Derek Chauvin found Guilty on all 3 Charges in George Floyd’s Death

Derek Chauvin found Guilty on all 3 Charges in George Floyds Death

By Sam Baghal, International News Editor

A verdict has finally been reached in the trial of former Minneapolis Police Officer Derik Chauvin for the death of George Floyd, finding him guilty of unintentional second-degree murder, second-degree manslaughter, and third-degree murder. 

After months of racial justice protests following George Floyd’s death, Chauvin’s murder trial has been one of the most highly anticipated court cases in recent history. It unfolded over the span of three weeks, beginning on March 29 with opening statements from both the defense and prosecution. From just these initial testimonies, the legal strategies of both sides were revealed, sparking controversy across the country. 

Protestors gathered outside of the heavily secured Hennepin County Government Center, where the trial was being held, calling for a guilty verdict. As the deliberations took place, the crowds outside grew in number, and after the verdict was finally announced on Tuesday, celebratory cheers could be heard from outside the courtroom. 

The civil unrest in Minnesota has been further intensified by other instances of police brutality and racial injustice recently coming to light, including the cases of Daunte Wright, Caron Nazario, and Adam Toledo. Demonstrations for Daunte Wright’s death this week broke out in Brooklyn Center, Minnesota, only ten miles away from the Chauvin trial’s location. 

Throughout the trial itself, the prosecution urged jurors to focus on the 9 minute and 30 second video of Floyd repeatedly shouting “I can’t breathe” as Chauvin pinned him to the pavement with a knee to his neck. In the footage, Chauvin is seen violating police policy by not only forcing Floyd into the deathly position but not providing immediate medical aid once he became unresponsive. 

Over the course of 11 days, they called 38 people to testify, including many eyewitnesses who delivered emotional descriptions of the scene they encountered on May 25, 2020. 

Darnella Frasier, the 17-year-old who filmed the video, was one of the witnesses who testified, telling the courtroom, “It seemed like [Floyd] knew it was over for him… he was terrified”. 

Floyd’s girlfriend of nearly three years, Courtney Ross, was also brought to the stand, providing a glimpse into both his personal life and drug addiction. After tearfully describing different aspects of their relationship like how the pair met and their first kiss, Ross admitted that they both struggled with opioid addiction. 

This comment about Floyd’s drug use contributed to one of the primary points of debate in this case: what was his cause of death? While the prosecution maintained that his death was caused wholly by the lack of oxygen imposed by Chauvin’s excessive force, the defense argued that there were other contributing factors like drug use and an underlying heart condition. 

The prosecution relied on several medical experts to help prove their point, including Dr. Tobin, an accredited pulmonologist who asserted that Floyd’s death was caused by asphyxia from the officer’s assault that lasted for more than nine minutes. Dr. Smock, a surgeon for the Louisville Metro Police Department, also argued that although traces of fentanyl and methamphetamine were found in Floyd’s system, his behavior did not show any signs of an overdose and his death was due to oxygen deficiency.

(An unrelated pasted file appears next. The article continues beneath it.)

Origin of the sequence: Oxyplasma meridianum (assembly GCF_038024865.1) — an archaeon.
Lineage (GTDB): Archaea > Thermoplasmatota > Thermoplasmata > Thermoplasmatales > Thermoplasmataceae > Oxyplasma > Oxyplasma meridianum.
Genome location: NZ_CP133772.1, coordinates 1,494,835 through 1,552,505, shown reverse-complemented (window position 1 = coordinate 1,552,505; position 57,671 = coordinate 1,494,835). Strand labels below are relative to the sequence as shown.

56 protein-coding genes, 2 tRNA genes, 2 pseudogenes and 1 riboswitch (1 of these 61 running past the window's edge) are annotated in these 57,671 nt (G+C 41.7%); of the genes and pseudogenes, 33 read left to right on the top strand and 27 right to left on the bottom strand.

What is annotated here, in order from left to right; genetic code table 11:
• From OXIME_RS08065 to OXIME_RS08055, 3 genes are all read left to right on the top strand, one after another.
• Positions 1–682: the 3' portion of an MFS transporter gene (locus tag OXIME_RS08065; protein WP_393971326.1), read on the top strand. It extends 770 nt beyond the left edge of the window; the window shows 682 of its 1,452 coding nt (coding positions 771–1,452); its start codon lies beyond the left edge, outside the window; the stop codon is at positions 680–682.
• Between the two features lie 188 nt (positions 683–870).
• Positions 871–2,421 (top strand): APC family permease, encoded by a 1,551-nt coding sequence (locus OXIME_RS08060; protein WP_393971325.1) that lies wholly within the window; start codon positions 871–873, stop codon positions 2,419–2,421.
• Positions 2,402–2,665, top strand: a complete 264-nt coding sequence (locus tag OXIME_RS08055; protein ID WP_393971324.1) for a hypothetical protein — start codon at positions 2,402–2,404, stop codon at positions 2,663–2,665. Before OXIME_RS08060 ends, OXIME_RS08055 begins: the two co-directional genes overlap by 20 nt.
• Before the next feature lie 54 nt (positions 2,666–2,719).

After Chauvin invoked his constitutional right against self-incrimination and the defense began their argument, Dr. Fowler was brought in to dispute the claims of the prosecution’s medical experts. The former chief medical examiner of Maryland argued that Chauvin’s knee and use of force were not life-threatening, and he died due to drug use and existing heart problems.

Barry Brodd, a use-of-force expert, also testified in Chauvin’s defense, insisting that his use of force was within police policy and justified given the circumstances. After the prosecution further questioned him on this point, he eventually agreed that the level of restraint used by an officer should depend on the level of resistance. In this case, Chauvin remained on top of George Floyd for minutes even after he became unresponsive. 

Two days of testimony and seven witnesses later, the defense rested its case last Thursday. After the closing statements and deliberation took place, the verdict was decided this Tuesday, April 20, finding Chauvin guilty of all charges.

Many students here at WHHS have been keeping up with the trial and sharing their reactions to the jury’s decision. 

“I feel that this is the beginning of long-awaited accountability of law enforcement’s actions,” said Senior Ashley Blitzer. “This is the first step our country needs to heal from all the injustice people of color have been facing for decades. ”

“I truly believe that this trial is the most defining court case of modern history”, expressed Senior Lydia Balah.  “I hope our country can move forward with a greater focus on racial injustice and healing our divisions.” 

Now that the verdict has been determined, the country is anticipating Chauvin’s sentencing in about eight weeks as he faces up to 40 years in prison.